Reed Smith Client Alerts

In its judgment of 6 February 2023 (file number 35 O 97/22 KfH), the Regional Court of Stuttgart ruled on a legal dispute between Verbraucherzentrale Baden-Württemberg e.V. (plaintiff) and Commerz Real Fund Management S.á.r.l. (defendant). The defendant, is a company with its registered office in Luxembourg is a wholly owned subsidiary of Commerzbank AG (Frankfurt am Main).

作者: Daja Apetz-Dreier Anselm Reinertshofer Felicitas Scriba

The web pages of www.commerzreal.com and www.klimavest.de to market the “klimaVest ELTIF ISEN L U 2183939003” fund. This fund invests primarily in wind and solar energy projects and thus is categorised as an “impact fund” that fallswithin the scope of the European Disclosure Regulation ((EU)2019/2088) and the Taxonomy Regulation ((EU) 2020/852). The parties disputed the advertising of the fund on the aforementioned websites. The subject matter of the dispute concerned two types of advertising: one related to a property certified by a rating agency and the other related to the fund’s “measurable” environmental impact in terms of targeted CO2 savings. As a result, Verbraucherzentrale Baden-Württemberg e.V. sued for injunctive relief to block the advertising, which the Regional Court of Stuttgart affirmed by granting injunctive relief pursuant to sections 8, 3, 5a (1) of the German Unfair Competition Act (UWG).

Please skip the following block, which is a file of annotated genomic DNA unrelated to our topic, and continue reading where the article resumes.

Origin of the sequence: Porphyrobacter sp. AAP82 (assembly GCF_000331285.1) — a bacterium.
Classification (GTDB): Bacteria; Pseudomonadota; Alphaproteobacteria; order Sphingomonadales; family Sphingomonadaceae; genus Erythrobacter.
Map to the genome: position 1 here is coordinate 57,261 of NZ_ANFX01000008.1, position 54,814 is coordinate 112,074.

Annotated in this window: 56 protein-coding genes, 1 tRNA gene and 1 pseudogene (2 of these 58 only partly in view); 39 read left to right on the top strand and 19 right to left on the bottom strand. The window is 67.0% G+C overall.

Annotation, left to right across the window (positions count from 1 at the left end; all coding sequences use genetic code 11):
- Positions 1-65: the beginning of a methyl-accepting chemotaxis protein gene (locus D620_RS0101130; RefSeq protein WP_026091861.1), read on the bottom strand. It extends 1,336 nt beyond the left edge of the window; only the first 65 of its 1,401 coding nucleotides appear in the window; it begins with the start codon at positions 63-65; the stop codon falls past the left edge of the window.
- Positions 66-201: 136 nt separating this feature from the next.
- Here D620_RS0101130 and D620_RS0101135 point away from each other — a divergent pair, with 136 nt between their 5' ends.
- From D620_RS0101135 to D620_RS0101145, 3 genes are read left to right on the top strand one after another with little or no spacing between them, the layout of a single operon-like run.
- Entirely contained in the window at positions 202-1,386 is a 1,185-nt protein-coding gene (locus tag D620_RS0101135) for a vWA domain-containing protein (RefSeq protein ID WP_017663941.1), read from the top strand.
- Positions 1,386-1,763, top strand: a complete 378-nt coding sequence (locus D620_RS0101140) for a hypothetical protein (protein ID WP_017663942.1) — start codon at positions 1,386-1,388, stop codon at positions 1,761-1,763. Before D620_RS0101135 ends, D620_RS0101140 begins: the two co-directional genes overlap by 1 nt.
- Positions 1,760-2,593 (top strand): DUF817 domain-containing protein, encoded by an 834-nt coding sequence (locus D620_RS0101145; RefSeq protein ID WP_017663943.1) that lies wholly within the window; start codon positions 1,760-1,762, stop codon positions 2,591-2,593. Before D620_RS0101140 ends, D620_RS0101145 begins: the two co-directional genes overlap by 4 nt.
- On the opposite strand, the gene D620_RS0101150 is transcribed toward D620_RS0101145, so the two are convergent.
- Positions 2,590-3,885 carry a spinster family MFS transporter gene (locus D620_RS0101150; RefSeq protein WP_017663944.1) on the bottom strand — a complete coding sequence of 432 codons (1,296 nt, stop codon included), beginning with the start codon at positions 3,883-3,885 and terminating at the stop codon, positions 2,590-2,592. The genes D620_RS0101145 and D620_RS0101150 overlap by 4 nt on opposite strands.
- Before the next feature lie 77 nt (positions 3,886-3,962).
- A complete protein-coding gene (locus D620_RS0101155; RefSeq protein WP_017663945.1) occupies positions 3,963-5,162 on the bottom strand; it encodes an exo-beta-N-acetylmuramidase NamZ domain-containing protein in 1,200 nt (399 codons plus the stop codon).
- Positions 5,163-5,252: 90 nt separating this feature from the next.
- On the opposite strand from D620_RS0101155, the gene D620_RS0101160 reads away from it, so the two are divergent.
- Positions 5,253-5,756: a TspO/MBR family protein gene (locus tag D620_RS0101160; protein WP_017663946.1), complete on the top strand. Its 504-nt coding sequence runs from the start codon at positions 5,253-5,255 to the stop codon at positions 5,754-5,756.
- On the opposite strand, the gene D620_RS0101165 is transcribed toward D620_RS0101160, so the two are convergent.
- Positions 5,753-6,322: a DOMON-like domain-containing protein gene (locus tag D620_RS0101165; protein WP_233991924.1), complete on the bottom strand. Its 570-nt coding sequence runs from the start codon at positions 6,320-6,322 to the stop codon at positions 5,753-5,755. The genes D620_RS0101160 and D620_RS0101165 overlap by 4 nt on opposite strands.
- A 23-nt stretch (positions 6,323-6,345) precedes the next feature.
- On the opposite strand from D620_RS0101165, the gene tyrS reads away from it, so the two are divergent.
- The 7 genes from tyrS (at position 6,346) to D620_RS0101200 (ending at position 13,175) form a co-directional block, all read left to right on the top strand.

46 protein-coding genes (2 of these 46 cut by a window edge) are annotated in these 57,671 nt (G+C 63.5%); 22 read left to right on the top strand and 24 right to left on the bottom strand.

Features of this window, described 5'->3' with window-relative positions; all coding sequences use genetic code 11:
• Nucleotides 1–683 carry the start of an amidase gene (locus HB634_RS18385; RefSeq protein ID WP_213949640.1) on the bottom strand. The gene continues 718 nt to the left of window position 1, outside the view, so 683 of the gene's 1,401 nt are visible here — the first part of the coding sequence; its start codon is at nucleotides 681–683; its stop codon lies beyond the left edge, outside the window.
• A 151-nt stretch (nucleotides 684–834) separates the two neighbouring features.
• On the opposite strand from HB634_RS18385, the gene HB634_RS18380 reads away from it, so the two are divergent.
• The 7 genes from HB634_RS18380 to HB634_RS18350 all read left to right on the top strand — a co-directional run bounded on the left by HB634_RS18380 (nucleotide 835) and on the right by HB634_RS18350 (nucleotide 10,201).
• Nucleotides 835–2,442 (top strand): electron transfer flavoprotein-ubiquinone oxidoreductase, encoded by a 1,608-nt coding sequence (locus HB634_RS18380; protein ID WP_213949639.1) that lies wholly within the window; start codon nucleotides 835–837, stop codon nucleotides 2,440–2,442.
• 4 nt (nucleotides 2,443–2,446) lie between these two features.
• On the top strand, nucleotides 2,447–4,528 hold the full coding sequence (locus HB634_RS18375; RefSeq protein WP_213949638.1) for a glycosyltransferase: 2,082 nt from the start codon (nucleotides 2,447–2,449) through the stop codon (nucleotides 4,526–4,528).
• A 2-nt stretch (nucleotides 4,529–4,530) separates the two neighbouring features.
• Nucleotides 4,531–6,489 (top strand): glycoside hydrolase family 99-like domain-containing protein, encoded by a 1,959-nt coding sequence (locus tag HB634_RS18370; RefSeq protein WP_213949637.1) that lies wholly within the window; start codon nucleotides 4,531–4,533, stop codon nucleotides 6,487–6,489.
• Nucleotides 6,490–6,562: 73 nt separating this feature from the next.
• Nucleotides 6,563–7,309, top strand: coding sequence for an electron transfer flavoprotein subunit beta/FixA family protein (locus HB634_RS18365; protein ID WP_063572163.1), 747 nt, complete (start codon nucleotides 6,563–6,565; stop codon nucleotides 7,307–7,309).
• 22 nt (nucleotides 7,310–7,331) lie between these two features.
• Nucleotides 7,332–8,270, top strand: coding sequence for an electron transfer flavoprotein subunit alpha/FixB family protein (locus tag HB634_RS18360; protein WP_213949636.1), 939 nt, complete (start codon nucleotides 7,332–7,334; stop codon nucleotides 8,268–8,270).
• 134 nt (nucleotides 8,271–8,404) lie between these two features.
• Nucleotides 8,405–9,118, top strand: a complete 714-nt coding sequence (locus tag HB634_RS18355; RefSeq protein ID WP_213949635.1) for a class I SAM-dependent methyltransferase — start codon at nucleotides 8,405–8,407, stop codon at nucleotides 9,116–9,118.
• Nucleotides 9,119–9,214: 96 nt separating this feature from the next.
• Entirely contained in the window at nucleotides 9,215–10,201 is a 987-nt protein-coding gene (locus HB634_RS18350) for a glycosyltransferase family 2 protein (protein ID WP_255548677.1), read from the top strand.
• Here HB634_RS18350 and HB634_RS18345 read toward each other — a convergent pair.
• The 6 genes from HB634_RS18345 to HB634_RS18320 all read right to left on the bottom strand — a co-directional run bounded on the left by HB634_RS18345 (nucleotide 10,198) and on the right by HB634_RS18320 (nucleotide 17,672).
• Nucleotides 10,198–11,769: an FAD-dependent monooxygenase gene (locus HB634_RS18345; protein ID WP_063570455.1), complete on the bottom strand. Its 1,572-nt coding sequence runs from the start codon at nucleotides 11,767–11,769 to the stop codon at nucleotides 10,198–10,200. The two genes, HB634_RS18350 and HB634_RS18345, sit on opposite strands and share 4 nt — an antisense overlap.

Comments of the parties

The plaintiff argued that it was not possible to measure the environmental impact of targeted CO2 savings, as advertised by Commerz Real Fund Management S.á.r.l. Only electricity actually generated could be reliably measured, whereas electricity saved could not. From the plaintiff's point of view, the advertising of a “measurable” environmental impact was misleading to consumers and violated sections 3, 5 para. 2 No. 1 and 5a para. 1 of the UWG. Furthermore, the plaintiff argued that advertising marked with the “Scope Award” was inadmissible. There was no further explanation on the websites as to the background for the award or criteria used in determining recipients. Therefore, in the opinion of the plaintiff, the advertising related to the award violated, at the very least, sections 3 and 5a (2) of the UWG.